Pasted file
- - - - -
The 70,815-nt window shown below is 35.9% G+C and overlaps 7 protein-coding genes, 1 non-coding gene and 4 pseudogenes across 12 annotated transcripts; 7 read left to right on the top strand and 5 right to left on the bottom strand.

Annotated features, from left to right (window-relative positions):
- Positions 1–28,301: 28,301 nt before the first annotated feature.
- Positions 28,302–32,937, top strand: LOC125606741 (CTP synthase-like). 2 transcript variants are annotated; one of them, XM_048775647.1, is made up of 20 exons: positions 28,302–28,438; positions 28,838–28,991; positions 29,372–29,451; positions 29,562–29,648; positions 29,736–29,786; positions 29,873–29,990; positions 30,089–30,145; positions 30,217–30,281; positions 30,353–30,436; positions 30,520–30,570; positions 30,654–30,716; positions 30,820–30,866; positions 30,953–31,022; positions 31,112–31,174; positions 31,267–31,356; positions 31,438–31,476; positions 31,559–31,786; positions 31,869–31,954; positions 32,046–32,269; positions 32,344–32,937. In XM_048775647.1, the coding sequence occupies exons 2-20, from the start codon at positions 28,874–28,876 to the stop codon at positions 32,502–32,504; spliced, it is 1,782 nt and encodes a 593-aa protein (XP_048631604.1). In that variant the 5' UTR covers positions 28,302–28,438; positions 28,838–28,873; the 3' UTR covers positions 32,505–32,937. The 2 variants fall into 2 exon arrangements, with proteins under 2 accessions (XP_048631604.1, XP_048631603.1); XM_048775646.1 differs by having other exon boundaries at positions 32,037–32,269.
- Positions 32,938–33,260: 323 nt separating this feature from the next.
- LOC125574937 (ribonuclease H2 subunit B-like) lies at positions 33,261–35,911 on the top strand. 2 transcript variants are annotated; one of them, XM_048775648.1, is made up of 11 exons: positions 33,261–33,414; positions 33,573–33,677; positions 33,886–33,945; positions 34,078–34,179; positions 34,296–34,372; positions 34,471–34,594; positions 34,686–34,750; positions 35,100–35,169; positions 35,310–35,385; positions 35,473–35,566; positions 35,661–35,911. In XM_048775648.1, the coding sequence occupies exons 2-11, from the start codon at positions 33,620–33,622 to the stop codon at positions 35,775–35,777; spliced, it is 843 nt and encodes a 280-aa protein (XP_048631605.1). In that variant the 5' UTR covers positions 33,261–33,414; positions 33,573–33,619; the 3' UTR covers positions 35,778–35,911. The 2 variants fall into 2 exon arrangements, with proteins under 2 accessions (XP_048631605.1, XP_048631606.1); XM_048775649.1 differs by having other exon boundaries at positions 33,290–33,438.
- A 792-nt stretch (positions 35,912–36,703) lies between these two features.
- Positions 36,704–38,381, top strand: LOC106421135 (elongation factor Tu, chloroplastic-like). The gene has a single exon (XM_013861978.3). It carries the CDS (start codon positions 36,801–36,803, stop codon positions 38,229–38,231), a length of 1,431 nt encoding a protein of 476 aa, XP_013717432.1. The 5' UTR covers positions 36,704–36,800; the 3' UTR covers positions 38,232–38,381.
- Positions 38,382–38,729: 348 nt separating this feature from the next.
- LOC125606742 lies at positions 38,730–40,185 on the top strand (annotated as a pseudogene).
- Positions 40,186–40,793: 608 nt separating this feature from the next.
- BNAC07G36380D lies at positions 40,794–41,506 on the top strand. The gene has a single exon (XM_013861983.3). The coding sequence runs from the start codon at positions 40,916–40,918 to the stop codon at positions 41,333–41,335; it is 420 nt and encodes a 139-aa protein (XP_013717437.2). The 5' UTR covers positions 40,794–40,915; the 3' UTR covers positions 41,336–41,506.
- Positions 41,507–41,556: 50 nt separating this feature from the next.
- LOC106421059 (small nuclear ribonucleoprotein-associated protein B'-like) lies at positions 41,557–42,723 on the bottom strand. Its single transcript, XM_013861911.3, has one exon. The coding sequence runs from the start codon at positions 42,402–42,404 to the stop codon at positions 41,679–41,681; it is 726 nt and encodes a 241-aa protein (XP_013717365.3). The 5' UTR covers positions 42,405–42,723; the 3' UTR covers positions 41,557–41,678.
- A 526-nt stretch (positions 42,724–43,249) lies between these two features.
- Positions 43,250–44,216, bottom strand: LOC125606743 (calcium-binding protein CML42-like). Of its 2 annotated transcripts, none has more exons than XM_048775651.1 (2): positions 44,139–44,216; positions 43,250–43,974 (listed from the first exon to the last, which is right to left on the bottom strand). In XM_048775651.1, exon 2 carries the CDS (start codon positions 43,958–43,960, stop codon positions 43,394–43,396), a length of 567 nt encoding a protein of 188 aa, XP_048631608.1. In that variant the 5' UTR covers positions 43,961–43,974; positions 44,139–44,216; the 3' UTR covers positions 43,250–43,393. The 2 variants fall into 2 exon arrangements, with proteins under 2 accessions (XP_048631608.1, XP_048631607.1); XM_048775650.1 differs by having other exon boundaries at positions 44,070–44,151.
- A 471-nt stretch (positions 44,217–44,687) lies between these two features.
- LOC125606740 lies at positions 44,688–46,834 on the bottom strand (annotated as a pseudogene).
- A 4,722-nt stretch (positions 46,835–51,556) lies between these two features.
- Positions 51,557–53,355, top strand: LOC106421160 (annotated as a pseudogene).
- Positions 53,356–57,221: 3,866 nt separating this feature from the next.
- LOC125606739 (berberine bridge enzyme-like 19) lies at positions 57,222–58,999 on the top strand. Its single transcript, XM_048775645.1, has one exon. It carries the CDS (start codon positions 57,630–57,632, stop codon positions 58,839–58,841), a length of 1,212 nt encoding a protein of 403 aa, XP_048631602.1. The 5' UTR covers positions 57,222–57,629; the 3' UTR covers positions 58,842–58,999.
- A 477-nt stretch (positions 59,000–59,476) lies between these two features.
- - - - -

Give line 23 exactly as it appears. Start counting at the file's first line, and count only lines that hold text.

- A 477-nt stretch (positions 59,000–59,476) lies between these two features.